¡°Nocturne¡± perfectly embodies the ¡°what else are we supposed to do with this?¡± mentality that merits making an event out of marginal movies. Set at a boarding school for gifted young musicians, ¡°Nocturne¡± joins ¡°The Perfection¡± (review here) and ¡°The Sonata¡± (review here) in what seems to be a burgeoning subgenre of thrillers centered on classical music prodigies. It¡¯s a so-so sibling rivalry story about one girl desperate to be better than her superior sister, with a slight supernatural twist. When I say slight, I mean it.

Juliet doesn¡¯t hate her fraternal twin sister Vivian. She¡¯s just jealous that Vivian got into Julliard and she didn¡¯t, Vivian has a boyfriend and she doesn¡¯t, and Vivian has an exceptional instructor for a mentor while Juliet slums it with a throwaway tutor predictive of a future filled with failure.

An unexpected suicide provides Juliet with a way to prove her piano skills can compete with Vivian¡¯s. The school needs someone to fill a prominent solo hole in the senior concerto. Juliet now has to upstage her sister to take her turn in the limelight. And the advantage she needs could come from a book of handwritten music and strange sketches left behind by the classmate who mysteriously killed herself.

The deeper Juliet dives into the notebook, the more her mind swims in cryptic visions. Occasional collapses into unconsciousness becomes commonplace, but Juliet¡¯s confidence grows. Meanwhile, peculiar mishaps plague Vivian. Is Juliet really controlling the course of their relationship, or is a demonic force amplifying Juliet¡¯s envy through evil?

If you¡¯re thinking along the lines of a film as unsettlingly insidious as ¡°Suspiria¡± or as artistically eerie as ¡°Black Swan¡± because of the similar setting and themes, you¡¯ll find ¡°Nocturne¡± isn¡¯t anywhere close with its dialed down darkness. It might be billed as a creepy chiller, but ¡°Nocturne¡± plays like someone pulled a B storyline out of a TV teen soap opera and stretched it into a film with the lightest pinch of paranormal activity possible.

Slow-going scenes feature bits about virginity, menstruation, peer pressure, drug use, clueless parents, cheating on boyfriends, sneaking out for parties, and sex with teachers. If only someone had a pregnancy scare too, ¡°Nocturne¡± would be a complete season of ¡°Degrassi¡± squished into one feature-length Halloween special. The only other difference is it focuses on less interesting background players instead of the characters you really care about. You know, the ones played by names like Drake and Nina Dobrev.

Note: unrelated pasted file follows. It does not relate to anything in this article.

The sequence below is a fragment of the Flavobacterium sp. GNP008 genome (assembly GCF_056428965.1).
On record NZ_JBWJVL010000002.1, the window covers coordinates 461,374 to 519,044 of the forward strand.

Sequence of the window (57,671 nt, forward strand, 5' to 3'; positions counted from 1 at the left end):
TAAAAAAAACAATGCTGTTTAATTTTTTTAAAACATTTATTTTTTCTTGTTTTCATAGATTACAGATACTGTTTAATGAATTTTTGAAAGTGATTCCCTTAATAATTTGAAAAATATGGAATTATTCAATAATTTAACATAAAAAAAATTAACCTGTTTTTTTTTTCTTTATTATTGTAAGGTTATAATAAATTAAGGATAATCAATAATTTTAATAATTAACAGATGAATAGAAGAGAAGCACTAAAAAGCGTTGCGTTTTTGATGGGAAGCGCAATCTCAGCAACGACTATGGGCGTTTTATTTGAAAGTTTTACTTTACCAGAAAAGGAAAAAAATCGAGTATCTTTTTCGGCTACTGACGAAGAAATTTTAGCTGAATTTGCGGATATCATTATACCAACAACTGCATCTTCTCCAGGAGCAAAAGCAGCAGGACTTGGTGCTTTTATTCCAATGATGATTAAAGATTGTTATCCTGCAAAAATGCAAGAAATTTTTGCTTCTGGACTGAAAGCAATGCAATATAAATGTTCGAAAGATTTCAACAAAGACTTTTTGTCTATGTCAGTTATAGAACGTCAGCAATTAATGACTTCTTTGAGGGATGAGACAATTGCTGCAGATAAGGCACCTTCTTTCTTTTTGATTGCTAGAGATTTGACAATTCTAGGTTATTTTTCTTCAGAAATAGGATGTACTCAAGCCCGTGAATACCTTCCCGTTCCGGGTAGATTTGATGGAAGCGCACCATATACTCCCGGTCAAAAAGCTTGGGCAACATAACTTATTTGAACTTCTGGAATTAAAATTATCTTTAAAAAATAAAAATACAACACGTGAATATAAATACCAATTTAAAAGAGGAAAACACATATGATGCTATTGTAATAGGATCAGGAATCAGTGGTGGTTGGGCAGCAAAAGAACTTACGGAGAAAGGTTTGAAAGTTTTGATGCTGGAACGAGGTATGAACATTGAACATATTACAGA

I say that for the sake of humor, but Sydney Sweeney and Madison Iseman actually are very good as the sisters. Sweeney gets most of the minutes as Juliet, although many of those drab moments are spent moping or spacing out. When she¡¯s called on to cry however, Sweeney still knows how to unleash the waterworks for maximum sympathy over Juliet¡¯s emotional struggles.

Iseman has less airtime, but arguably makes more out of her material. With minimal dialogue at her disposal, Iseman uses sly smiles and suggestive looks to toe a line between someone who could be a villain worth hating or simply a sibling who wants to annoy her sister even though she really loves her. We¡¯re not sure. Neither is Juliet. That¡¯s what makes Vivian compelling as a complicated foil, and that¡¯s thanks to how Iseman handles the balance in her portrayal.

¡°Nocturne¡± lands smack dab in the center of Blumhouse¡¯s overall oeuvre. Being a minor movie, it naturally doesn¡¯t have the wow factor of a bigger production like ¡°Halloween¡± (review here) or ¡°The Purge¡± (review here). It¡¯s not at the other end either, where completely lousy cut-and-paste creepers die unnoticed deaths. ¡°Nocturne¡± has okay acting, an acceptable premise, and enough allure to keep you from checking your phone too often. Those are the exact ingredients to exemplify what¡¯s typical of Blumhouse¡¯s midrange releases. And I can¡¯t think of another type of title that could use a boost from a made-up marketing campaign, even if the promotion ends up remembered more than the movies.

Review Score: 50